Giant's Grave, Parkmill, Gower
Tucked away, many would say hidden, in Gower's quiet countryside stand nine mysterious Standing Stones (Menhirs). Standing Stones pose difficult questions for archaeologists and historians alike. Despite often exhaustive research and excavations, very little is still known about these enigmatic megaliths. An assorted number of reasons have been suggested for their existence - funerary sites, way markers, boundary posts and ley line signifiers all number amongst present day theories for the stone's existence. All that can really be stated, with any real authority, is that these monuments were the work of Bronze Age Man. But whatever theory the present reader ascribes to these stones, their visual magnificence and historic importance can never be denied.
No-one knows exactly how many standing stones were once scattered around the Gower Peninsula. Recent theories have even suggested that one stood as far east as Penclawdd. Today, only nine remain to be visited. A word of caution, however, must be noted to those intrepid individuals willing to pass an afternoon following the succeeding route that visits all of these memorials. Some of these stones have become shy creatures and have hidden themselves amongst the tangled undergrowth of hedge boundaries and overgrown fields. None announce themselves to visitors in the manner of other megalithic Gower monuments such as Arthur's Stone (Cefn Bryn) and Giant's Grave (Parkmill). Many visitors to Gower must have tried to find these stones with the aid of a pair of walking boots and an ordnance survey pathfinder map. Of these, an unaccountable number must have failed. The stones' locations, even on the most detailed Ordnance Survey map, are vague to say the least and it took me several visits to accurately pinpoint some of the more retiring of the menhirs. That said, the present reader can now forego the hit and miss treks over Gower's farmland that may have hitherto dissuaded all but the most fervent against such visits. For the first time, a complete guide to reaching all of Gower's Standing Stones can now direct even the most uninitiated country walker to the splendour and brooding magnificence of Gower's mysterious menhirs.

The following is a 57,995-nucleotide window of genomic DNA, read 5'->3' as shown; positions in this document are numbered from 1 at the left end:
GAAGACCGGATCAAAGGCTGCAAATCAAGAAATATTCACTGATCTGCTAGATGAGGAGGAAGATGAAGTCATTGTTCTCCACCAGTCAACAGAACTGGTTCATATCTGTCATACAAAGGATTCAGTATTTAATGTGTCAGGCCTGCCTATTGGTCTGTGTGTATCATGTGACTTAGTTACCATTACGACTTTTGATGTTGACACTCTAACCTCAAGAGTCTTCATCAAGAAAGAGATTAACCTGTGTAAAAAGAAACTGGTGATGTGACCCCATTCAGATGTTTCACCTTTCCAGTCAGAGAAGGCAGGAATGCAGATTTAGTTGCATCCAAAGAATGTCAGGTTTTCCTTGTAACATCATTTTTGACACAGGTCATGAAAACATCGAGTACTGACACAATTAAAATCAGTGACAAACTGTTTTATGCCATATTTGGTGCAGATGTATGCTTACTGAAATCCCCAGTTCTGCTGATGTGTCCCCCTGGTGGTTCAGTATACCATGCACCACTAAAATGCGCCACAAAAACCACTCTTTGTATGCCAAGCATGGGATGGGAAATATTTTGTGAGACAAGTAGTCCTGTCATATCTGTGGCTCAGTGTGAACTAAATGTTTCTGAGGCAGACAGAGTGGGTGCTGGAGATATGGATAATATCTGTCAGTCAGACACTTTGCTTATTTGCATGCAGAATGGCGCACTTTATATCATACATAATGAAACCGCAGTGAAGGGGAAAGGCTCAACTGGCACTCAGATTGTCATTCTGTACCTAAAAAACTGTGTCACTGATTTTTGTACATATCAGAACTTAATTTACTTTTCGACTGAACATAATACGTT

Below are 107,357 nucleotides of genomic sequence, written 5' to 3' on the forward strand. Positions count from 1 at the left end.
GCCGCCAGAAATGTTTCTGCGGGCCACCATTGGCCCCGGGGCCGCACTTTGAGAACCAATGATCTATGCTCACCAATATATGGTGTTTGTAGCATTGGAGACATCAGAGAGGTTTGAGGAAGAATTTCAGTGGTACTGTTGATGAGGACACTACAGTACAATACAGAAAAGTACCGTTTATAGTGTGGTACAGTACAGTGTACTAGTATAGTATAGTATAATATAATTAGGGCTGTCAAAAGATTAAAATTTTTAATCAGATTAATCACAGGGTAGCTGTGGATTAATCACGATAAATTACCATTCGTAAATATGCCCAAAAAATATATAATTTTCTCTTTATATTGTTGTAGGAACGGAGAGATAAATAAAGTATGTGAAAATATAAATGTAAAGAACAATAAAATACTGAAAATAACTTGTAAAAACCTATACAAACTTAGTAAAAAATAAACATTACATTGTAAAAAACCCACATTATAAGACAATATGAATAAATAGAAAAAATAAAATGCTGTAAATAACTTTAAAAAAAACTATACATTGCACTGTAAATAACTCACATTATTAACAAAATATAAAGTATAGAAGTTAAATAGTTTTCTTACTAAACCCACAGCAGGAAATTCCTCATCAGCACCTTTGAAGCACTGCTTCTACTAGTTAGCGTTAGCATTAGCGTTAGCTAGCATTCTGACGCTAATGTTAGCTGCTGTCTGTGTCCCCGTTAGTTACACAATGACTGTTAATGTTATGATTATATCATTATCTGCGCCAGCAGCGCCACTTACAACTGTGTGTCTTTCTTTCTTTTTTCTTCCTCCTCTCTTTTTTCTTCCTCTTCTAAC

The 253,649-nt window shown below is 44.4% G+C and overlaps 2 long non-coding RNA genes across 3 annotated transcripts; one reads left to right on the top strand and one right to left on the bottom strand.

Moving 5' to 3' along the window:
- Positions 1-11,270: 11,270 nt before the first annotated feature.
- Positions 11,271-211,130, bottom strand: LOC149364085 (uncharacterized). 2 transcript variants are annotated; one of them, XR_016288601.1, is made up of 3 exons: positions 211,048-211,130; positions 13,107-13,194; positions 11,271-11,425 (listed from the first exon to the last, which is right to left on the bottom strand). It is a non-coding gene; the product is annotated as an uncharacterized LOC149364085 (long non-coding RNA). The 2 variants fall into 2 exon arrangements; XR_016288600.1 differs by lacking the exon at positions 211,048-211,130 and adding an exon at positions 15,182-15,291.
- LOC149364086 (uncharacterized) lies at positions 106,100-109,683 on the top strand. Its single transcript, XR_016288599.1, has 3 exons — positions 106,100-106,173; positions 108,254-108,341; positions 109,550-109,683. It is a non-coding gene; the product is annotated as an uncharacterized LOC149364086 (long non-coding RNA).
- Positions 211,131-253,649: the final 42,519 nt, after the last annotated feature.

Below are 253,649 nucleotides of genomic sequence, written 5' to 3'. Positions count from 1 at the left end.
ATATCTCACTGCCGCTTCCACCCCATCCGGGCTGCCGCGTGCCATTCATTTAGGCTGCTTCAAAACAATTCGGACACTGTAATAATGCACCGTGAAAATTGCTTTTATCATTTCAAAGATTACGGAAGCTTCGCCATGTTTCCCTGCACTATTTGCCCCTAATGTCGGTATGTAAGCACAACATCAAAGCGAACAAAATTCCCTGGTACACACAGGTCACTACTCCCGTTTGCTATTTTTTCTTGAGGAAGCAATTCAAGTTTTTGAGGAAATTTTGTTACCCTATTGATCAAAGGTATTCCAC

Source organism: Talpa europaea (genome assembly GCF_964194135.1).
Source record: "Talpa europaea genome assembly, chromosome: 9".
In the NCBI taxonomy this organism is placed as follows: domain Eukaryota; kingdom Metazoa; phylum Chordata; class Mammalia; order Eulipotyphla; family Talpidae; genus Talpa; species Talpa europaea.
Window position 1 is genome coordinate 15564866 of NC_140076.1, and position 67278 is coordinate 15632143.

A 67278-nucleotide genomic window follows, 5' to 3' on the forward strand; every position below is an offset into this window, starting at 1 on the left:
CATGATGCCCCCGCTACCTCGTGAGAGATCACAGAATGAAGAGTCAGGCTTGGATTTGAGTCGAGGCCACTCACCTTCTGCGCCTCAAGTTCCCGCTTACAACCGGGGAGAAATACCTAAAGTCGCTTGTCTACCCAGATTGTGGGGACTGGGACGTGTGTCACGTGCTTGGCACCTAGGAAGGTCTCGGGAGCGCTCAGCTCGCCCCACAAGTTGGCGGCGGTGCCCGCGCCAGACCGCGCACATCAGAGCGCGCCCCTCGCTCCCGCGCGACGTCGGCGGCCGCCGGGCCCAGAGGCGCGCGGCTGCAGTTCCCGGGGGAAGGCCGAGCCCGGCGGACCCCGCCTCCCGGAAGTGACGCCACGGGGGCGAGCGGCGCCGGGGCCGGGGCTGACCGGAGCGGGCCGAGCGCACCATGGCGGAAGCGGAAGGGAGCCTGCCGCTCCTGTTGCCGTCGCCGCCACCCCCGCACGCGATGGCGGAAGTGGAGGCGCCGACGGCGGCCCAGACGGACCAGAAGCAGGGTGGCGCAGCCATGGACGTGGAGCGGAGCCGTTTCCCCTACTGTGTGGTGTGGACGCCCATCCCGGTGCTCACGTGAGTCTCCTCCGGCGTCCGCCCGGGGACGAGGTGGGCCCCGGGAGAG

For opening times, car parking restrictions and other visitor information please see the official Chalice Well internet site.
Chalice Well garden, Glastonbury, is an astoundingly peaceful and beautiful refuge from the hectic hustle and bustle of modern life. Rich in legend and sacred symbolism, the Garden is sited upon two potent leylines (known as the 'Michael and Miary' lines). These leylines cross paths at the region of the garden known as 'King Arthur's Court' along their routes between Cornwall, Glastonbury Abbey, Glastonbury Tor, the Avebury Stone Circle and Norfolk. A shallow healing spa is located at the cross over point of these great, powerful energy lines and the waters here have been famed for centuries for their curative properties (on a single day in the early 1750's, 10,000 people seeking relief from their various maladies attended the spa to sample its miraculous waters).
Situated inland, Cat Hole cave is the easiest of the Gower Peninsula's famous bone caves to access and explore. Reached from Parkmill Heritage Centre by following the footpath through Parc-le-Breos, the cave can be found only a short distance north from the neolithic burial monument of Giant 's Grave. Set some 15 metres above the valley floor in a limestone rock face, the entrance to the cave can be reached by a rough track that rises steeply through the woodland to the east of the main footpath.
Cat Hole Hole, Rising High Above Parc-le-Breos
Carreg Lleidr is one of Anglesey’s trickiest to find and difficult to access ancient pagan monuments. However, the curious-looking standing stone certainly rewards the effort required in visiting the small menhir.
Also known as the Robber’s Stone, Carreg Lleidr is ripe with folklore. The most popular tale attached to the standing stone is that it is a petrified thief who had stolen an expensive bible, whose cover was inlaid with precious gems, amongst other items, from a nearby church and was thus punished by it’s patron, St. Tyrnog. At midnight on Christmas Eve each year, the stone is said to drag itself from the soil to run three times around the field, pursued by demons wielding pitchforks aglow from the fires of hell!